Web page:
By William Colin MacKenzie, M.D., F.R.C.S., F.R.S.E., Director of the National Museum of Australian Zoology. Cloth Pp. 41, with 8 illustrations. Melbourne: Allan Grant, 1924.
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This small book is devoted to expounding the thesis that man's intellectual supremacy depends on his having assumed the upright position, and that throughout the animal kingdom intellectual development varies directly with the extent to which the animal has lifted its head above the ground. Illustrations are drawn particularly from the fauna of Australia, which contains stages of evolution not seen elsewhere; it is "the land of living fossils." As here presented the exposition is dogmatic. Statements such as "Intelligence has a muscular basis," "The basis of chronic illness is muscular inefficiency," and "The basis of preventive medicine is maintenance and strengthening of the human erect posture" occur without qualification and without the presentation of evidence to satisfy the critical reader. This obnoxious person puts down the book with the thought that the author has presented some interesting thoughts but has not proved his case.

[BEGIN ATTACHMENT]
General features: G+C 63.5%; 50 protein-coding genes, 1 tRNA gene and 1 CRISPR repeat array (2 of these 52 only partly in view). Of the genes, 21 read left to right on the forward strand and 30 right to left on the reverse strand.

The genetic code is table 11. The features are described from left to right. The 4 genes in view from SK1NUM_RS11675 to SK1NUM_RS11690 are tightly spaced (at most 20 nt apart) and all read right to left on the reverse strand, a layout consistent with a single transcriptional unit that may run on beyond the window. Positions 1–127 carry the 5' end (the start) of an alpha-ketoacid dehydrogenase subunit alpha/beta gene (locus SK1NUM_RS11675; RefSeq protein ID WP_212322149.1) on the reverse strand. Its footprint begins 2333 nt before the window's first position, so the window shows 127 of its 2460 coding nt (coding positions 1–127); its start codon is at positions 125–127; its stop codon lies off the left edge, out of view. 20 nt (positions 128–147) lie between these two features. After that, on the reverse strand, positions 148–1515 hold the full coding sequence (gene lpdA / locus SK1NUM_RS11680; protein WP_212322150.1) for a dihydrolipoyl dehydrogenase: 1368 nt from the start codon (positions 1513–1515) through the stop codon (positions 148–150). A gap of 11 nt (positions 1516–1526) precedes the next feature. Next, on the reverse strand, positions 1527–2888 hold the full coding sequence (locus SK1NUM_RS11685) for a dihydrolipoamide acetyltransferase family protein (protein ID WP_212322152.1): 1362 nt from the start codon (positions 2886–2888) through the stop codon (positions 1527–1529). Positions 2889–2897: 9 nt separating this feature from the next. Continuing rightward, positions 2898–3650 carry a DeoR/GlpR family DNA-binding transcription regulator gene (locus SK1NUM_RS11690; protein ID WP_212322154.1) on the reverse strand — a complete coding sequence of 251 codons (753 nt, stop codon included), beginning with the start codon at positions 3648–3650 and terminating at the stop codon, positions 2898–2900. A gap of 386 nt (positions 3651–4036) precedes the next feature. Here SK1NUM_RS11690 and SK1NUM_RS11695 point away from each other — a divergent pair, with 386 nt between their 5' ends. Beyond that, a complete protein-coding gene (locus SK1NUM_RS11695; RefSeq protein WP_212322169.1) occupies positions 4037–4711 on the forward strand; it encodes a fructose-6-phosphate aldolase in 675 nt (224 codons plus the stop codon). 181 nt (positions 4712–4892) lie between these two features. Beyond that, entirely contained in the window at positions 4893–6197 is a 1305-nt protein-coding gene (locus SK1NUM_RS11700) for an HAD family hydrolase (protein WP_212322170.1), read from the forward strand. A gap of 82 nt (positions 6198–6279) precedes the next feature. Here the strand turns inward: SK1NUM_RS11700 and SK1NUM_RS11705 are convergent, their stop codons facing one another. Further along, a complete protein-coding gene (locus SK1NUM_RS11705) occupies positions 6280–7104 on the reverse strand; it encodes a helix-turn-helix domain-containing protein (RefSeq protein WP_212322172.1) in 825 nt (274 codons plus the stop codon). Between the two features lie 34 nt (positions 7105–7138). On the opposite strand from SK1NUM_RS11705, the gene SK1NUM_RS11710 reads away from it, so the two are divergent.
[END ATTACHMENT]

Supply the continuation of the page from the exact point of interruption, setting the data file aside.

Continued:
Intellectual Development and the Erect Posture.. JAMA. 1925;84(1):58. doi:10.1001/jama.1925.02660270062044